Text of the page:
Burt Prelutsky

For nearly my entire life, I have been aware that there’s no explaining a large segment of the population. For instance, even as a kid, I found myself wondering why people would choose to drive really ugly cars, and, what’s more, I’m still wondering. We all can’t afford to drive Jaguars or Porsches, but we always have a choice when it comes to whether the car is red or blue or black. So how is it that Detroit would bring out pea green Fords or dismal gray Chevys and know there would be a market for them? It’s not as if they were sold at a discount. I would see people drive these putrid-colored vehicles and wonder if, just possibly, they were all colorblind.

That’s how I’ve come to view people’s presidential preferences. Granted, being a conservative, I favor the GOP. But how can Democratic voters look at Hillary Clinton, Barack Obama, John Edwards and Dennis Kucinich, and not gag? God knows that’s how I feel about Ron Paul. It confounds me that after his gaffe during the first Republican debate, he didn’t simply shrivel up and disappear. The very idea that a U.S. congressman could blame the tragedy of 9/11 on American foreign policy, suggesting that if we only pulled our troops out of Iraq, we’d have peace in our time, displays such blithering idiocy, it makes John Edwards look like a deep thinker.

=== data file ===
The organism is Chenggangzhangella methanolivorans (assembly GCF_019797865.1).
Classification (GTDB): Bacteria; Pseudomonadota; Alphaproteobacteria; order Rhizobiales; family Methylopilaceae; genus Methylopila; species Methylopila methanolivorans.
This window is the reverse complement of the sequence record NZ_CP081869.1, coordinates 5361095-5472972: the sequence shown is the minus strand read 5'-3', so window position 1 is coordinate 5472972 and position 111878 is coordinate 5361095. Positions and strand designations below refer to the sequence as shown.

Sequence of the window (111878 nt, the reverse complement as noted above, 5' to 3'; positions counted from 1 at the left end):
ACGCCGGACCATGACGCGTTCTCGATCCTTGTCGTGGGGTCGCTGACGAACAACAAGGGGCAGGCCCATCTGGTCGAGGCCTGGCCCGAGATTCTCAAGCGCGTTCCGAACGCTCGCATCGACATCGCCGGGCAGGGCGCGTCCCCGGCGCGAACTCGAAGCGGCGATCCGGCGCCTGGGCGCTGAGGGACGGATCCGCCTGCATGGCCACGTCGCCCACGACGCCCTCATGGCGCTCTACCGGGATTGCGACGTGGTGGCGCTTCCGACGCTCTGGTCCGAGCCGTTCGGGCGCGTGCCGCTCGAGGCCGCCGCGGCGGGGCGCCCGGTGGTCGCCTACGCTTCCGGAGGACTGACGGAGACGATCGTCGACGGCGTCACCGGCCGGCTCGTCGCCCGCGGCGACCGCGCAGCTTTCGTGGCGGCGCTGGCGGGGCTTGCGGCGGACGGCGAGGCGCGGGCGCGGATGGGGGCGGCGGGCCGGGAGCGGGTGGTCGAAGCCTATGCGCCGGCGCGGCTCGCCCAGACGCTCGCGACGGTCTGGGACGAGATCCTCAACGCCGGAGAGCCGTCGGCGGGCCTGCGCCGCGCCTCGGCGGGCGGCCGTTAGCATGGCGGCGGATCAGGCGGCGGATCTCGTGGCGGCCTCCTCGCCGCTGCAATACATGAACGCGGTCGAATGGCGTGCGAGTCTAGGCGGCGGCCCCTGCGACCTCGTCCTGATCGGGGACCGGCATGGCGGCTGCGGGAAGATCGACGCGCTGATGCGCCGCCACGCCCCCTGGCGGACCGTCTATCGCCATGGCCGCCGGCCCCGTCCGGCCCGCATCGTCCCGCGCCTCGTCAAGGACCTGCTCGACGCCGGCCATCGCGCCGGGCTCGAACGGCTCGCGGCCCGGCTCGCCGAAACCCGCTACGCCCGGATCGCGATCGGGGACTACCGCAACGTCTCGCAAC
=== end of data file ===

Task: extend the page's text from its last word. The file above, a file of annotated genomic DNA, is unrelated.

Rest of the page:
Long before Desert Storm, someone should remind Rep. Paul, we were having our bases bombed and our citizens taken hostage. And what does he make of Islamic terrorism in Bali, France, the Philippines, Japan, Spain and Russia, not to mention the barbaric response to newspaper cartoons and teddy bears?

If, when Ron Paul fails to win the GOP nomination, he decides to run as a third party candidate, he should not want for campaign funding. Between the Democrats, who’ll want to encourage him to split the Republican vote, and Hezbollah’s looking to spread their anti-Israel bilge, Paul’s coffers should be filled to capacity.

It’s a strange thing about third party candidates that they invariably serve the interests of those whom they allegedly oppose. In ’92 and ’96, Ross Perot did more to help Clinton get elected than Al Gore did. In 2000, it may well have been Ralph Nader’s candidacy, not Florida, that provided George Bush with his actual margin of victory.